4. sends a confirmation letter to the consumer with a copy of the agreed upon terms and conditions; and
5. retains a copy of each confirmation letter.
Automatic Renewal. The bill prohibits written contracts for the sale of heating fuel or lease of equipment from having an automatic contract renewal unless it complies with the consumer commodity automatic renewal provision and home heating oil and propane gas sales law. By law, written consumer commodity contracts require notice that the consumer may cancel the contract (CGS § 42-126b).
Liquidated Damages. The bill prohibits delivery contracts from having a liquidated damages provision for consumer breach where the liquated damages exceed actual damages to the dealer. Liquidated damages is an agreed upon monetary amount in a contract that one party will pay the other upon contract breach.
Consumer Bill of Rights
Under the bill, the DCP commissioner may adopt regulations (1) establishing a consumer bill of rights regarding home heating dealers, (2) requiring dealers to provide consumers with such bill of rights prior to entering a contract, and (3) permitting dealers to post the bill of rights on their Internet web sites or record and play it back when consumers call the dealers' offices.
GUARANTEED PRICE PLANS
Under the bill, the contract for such a plan must contain clear and specific language stating how and under what circumstances the price will decrease.
The law requires a contract to include (1) the amount of money paid, (2) the maximum number of gallons committed by the dealer for delivery, and (3) that the performance of the contract is secured. The bill requires that a contract include a provision that states the circumstances under which the price may fluctuate, if it is subject to fluctuation. Under the bill, all of these contract terms must be written in clear and specific language.
Securing Guaranteed Contracts
Under current law, a dealer is prohibited from entering, renewing, or extending a guaranteed contract unless he or she secured the contract. Under the bill, dealers are only required to secure contracts they enter.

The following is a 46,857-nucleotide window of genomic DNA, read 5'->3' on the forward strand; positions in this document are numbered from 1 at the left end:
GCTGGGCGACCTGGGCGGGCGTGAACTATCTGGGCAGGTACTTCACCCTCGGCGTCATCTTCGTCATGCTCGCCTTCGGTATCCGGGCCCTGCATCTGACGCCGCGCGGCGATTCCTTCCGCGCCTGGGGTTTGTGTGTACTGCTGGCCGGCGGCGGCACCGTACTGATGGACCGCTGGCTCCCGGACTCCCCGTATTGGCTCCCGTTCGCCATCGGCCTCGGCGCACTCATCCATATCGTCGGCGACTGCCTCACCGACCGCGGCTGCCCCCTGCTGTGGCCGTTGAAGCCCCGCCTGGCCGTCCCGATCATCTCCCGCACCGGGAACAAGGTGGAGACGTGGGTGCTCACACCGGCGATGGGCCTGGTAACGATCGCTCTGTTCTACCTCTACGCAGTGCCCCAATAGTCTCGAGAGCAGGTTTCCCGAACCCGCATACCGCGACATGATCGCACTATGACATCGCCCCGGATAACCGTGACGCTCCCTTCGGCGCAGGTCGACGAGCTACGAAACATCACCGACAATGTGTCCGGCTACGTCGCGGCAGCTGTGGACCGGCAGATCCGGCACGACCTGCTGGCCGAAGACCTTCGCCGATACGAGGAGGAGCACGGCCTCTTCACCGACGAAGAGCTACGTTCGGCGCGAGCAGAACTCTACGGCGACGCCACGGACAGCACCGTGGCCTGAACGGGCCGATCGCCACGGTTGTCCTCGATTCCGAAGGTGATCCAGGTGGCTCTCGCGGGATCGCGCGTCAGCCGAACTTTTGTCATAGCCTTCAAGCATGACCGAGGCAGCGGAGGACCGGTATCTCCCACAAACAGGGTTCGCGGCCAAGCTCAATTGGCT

The bill requires dealers to secure guaranteed contracts, whether prepaid or not, within five days of acceptance. Under current law, they may secure a prepaid contract in two ways. The first is obtaining heating fuel futures or forwards contracts, or other similar commitments, the total amount of which allows the dealer to purchase, at a fixed price, fuel in an amount not less than 80% of the maximum number of gallons or amount that the dealer is committed to deliver according to the guaranteed price contract. The bill also allows dealers to (1) obtain physical supply contracts or (2) use physical inventory they hold title to for securing the contract. A physical supply contract is an agreement for wet barrels or gallons of heating fuel secured by a dealer. The second permitted way to secure the contract by law is to obtain a surety bond of at least 50% of the total amount of funds paid by the consumer.
Under current law, a dealer may also secure a prepaid contract by obtaining heating fuel futures or forwards contracts, or other similar commitments in the amount he or she estimates is committed to the guaranteed price contract. For the surety option, a dealer may obtain a bond in an amount he or she estimates will be paid by the consumer based on all capped price per gallon fuel. The bill eliminates both these security options.